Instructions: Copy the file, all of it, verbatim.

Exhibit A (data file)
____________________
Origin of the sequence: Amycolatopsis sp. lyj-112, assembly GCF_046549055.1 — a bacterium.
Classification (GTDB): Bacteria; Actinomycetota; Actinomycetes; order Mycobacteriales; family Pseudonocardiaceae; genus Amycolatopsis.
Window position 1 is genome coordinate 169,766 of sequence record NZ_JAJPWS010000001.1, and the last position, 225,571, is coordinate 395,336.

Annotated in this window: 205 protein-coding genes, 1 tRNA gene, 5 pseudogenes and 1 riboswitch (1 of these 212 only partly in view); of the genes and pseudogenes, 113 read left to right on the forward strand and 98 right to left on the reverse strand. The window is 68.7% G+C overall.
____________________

Origin of the sequence: Amycolatopsis sp. lyj-112, assembly GCF_046549055.1 — a bacterium.
Classification (GTDB): Bacteria; Actinomycetota; Actinomycetes; order Mycobacteriales; family Pseudonocardiaceae; genus Amycolatopsis.
Window position 1 is genome coordinate 169,766 of sequence record NZ_JAJPWS010000001.1, and the last position, 225,571, is coordinate 395,336.

Annotated in this window: 205 protein-coding genes, 1 tRNA gene, 5 pseudogenes and 1 riboswitch (1 of these 212 only partly in view); of the genes and pseudogenes, 113 read left to right on the forward strand and 98 right to left on the reverse strand. The window is 68.7% G+C overall.